Black United Methodist Church pastors in North Carolina and South Carolina are paid “substantially less” than their White counterparts because cross-racial appointments for Black clergy are difficult to come by, a 12-year study reported.
At issue is the racial makeup of United Methodist congregations in the two states, as well as the wealth disparity between White and Black congregations, according to researchers David Eagle, assistant research professor of global health at Duke University, and Collin Mueller, assistant professor of sociology at the University of Maryland.
White UMC congregations tend to be more affluent than Black ones, the report indicated, which means those bodies can pay pastors more. Only 3% of Black United Methodist pastors in North Carolina and 4% of Black pastors in South Carolina in 2016 reported holding appointments where the salary exceeds $75,000 per year, the study indicated.
The study also found 0.9% of Black pastors reported in 2014 they were leading a White church, while 6.1% of White clergy said they pastored a Black Church.
Unlike some denominations where salaries are set by a regional administration, local UMC congregations determine salaries in part based on a given church’s finances, said the United Methodist News agency, an official church media outlet that first reported the findings.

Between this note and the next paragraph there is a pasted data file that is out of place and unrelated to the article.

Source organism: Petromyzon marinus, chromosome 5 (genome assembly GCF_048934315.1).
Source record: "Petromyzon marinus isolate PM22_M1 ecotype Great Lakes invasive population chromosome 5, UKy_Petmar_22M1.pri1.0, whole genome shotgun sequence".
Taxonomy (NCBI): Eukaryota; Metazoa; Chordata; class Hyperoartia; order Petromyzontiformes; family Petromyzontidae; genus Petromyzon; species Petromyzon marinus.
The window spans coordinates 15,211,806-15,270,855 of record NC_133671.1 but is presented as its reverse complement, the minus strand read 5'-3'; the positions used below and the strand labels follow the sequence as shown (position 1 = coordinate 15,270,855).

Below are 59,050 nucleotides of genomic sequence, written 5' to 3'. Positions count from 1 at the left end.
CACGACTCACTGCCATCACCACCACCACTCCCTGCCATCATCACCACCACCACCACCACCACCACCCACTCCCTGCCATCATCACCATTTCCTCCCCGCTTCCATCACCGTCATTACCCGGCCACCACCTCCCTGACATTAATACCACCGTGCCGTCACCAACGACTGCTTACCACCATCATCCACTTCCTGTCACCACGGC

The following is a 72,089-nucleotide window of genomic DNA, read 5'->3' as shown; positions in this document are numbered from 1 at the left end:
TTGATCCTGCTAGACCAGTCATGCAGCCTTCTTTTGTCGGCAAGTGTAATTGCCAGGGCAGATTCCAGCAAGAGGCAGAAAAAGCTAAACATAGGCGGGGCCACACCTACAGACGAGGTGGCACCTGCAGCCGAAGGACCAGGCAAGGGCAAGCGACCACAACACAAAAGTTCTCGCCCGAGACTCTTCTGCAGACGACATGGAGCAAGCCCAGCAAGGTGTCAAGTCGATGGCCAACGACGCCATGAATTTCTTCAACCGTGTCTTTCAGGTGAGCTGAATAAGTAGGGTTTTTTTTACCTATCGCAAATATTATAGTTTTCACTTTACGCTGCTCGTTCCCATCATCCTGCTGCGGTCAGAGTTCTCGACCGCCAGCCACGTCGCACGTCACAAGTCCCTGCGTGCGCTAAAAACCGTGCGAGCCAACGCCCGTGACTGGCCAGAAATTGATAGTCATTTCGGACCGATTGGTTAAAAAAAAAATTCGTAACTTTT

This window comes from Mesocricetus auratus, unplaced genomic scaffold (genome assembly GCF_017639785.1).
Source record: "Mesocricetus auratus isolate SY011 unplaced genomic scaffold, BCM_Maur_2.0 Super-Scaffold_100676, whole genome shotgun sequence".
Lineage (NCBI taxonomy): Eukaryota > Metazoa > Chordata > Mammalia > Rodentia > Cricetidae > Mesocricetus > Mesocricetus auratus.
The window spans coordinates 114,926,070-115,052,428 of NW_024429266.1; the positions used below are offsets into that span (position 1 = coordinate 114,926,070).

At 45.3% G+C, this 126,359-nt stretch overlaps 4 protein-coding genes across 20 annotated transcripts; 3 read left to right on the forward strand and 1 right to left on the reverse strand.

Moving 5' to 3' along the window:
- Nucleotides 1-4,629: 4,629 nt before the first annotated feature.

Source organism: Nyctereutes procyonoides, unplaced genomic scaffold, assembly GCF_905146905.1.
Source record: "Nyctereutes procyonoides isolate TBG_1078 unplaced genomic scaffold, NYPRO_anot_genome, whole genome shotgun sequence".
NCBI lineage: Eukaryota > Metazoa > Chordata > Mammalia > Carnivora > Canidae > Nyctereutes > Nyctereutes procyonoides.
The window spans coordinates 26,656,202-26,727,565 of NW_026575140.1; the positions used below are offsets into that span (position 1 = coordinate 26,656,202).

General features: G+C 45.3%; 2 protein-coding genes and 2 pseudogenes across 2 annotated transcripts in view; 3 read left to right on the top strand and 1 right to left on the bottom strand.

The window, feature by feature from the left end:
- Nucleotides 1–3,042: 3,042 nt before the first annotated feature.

Smaller churches are unable to match salary profiles in larger congregations, the agency noted.
“Church size is such a heavy determinant of salary, and people in small congregations just get paid way, way less,” Mr. Eagle told the Methodist news service. “They don’t have a path to salary advancement, which makes it really difficult for them.”
The researchers said United Methodist regions known as “annual conferences” should set pastoral salaries based on job performance and experience, the news agency reported, asserting such a move would reduce the pay gap.
The United Methodist news report is based on a study, “Reproducing Inequality in a Formally Antiracist Organization: The Case of Racialized Career Pathways in the United Methodist Church,” published in the March 2022 issue of the American Journal of Sociology.
The challenges of sharing congregational wealth may have been ignored as United Methodists strove to diversify their leadership ranks, said John Lomperis, United Methodist Director for the Institute on Religion and Democracy, a District-based conservative think-tank.
“There can tend to be more of a focus on the clergy and especially the elite levels of denominational leadership, and us wanting to feel good about ourselves,” Mr. Lomperis said in a telephone interview.
However, he added, “we’re simply not a diverse denomination. One of the most stable statistics of our denomination has been that we’re about [a] 90% White denomination.”
Mr. Lomperis said he “appreciates and shares the concern for racial equality” within the denomination, adding, “I believe any sort of racism is sinful.”
The Washington Times contacted the Baltimore-Washington Conference of the United Methodist Church for comment on any salary disparities in the local area, but there was no immediate reply.